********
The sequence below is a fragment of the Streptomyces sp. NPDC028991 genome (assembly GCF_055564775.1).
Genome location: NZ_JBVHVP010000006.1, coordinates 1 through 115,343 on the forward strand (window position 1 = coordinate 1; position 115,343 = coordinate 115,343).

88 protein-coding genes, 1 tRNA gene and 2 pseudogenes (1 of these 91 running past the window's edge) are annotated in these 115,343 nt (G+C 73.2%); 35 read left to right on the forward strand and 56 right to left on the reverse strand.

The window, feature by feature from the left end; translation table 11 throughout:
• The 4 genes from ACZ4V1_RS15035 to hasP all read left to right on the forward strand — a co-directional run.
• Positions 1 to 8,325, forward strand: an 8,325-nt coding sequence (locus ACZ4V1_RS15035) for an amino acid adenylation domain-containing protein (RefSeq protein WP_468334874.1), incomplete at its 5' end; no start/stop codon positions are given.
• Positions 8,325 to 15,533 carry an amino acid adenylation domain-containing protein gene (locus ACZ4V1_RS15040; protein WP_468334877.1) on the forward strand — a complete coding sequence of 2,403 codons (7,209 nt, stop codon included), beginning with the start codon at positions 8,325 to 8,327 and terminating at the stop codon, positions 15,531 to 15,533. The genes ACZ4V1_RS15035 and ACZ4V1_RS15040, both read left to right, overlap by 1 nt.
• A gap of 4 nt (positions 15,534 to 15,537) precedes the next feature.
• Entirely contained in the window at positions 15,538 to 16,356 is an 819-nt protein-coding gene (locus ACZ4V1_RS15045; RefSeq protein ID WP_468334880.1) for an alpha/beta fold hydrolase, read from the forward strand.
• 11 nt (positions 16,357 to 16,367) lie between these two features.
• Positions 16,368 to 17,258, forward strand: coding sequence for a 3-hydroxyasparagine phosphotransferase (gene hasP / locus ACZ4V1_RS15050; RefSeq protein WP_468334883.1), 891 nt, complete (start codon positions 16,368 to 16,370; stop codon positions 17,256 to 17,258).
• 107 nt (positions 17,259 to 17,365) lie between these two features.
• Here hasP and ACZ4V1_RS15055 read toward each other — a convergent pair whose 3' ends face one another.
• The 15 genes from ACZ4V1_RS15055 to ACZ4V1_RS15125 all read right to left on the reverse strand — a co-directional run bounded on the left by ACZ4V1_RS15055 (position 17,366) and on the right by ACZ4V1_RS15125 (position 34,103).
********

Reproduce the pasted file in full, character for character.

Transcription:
The sequence below is a fragment of the Streptomyces sp. NPDC028991 genome (assembly GCF_055564775.1).
Genome location: NZ_JBVHVP010000006.1, coordinates 1 through 115,343 on the forward strand (window position 1 = coordinate 1; position 115,343 = coordinate 115,343).

88 protein-coding genes, 1 tRNA gene and 2 pseudogenes (1 of these 91 running past the window's edge) are annotated in these 115,343 nt (G+C 73.2%); 35 read left to right on the forward strand and 56 right to left on the reverse strand.

The window, feature by feature from the left end; translation table 11 throughout:
• The 4 genes from ACZ4V1_RS15035 to hasP all read left to right on the forward strand — a co-directional run.
• Positions 1 to 8,325, forward strand: an 8,325-nt coding sequence (locus ACZ4V1_RS15035) for an amino acid adenylation domain-containing protein (RefSeq protein WP_468334874.1), incomplete at its 5' end; no start/stop codon positions are given.
• Positions 8,325 to 15,533 carry an amino acid adenylation domain-containing protein gene (locus ACZ4V1_RS15040; protein WP_468334877.1) on the forward strand — a complete coding sequence of 2,403 codons (7,209 nt, stop codon included), beginning with the start codon at positions 8,325 to 8,327 and terminating at the stop codon, positions 15,531 to 15,533. The genes ACZ4V1_RS15035 and ACZ4V1_RS15040, both read left to right, overlap by 1 nt.
• A gap of 4 nt (positions 15,534 to 15,537) precedes the next feature.
• Entirely contained in the window at positions 15,538 to 16,356 is an 819-nt protein-coding gene (locus ACZ4V1_RS15045; RefSeq protein ID WP_468334880.1) for an alpha/beta fold hydrolase, read from the forward strand.
• 11 nt (positions 16,357 to 16,367) lie between these two features.
• Positions 16,368 to 17,258, forward strand: coding sequence for a 3-hydroxyasparagine phosphotransferase (gene hasP / locus ACZ4V1_RS15050; RefSeq protein WP_468334883.1), 891 nt, complete (start codon positions 16,368 to 16,370; stop codon positions 17,256 to 17,258).
• 107 nt (positions 17,259 to 17,365) lie between these two features.
• Here hasP and ACZ4V1_RS15055 read toward each other — a convergent pair whose 3' ends face one another.
• The 15 genes from ACZ4V1_RS15055 to ACZ4V1_RS15125 all read right to left on the reverse strand — a co-directional run bounded on the left by ACZ4V1_RS15055 (position 17,366) and on the right by ACZ4V1_RS15125 (position 34,103).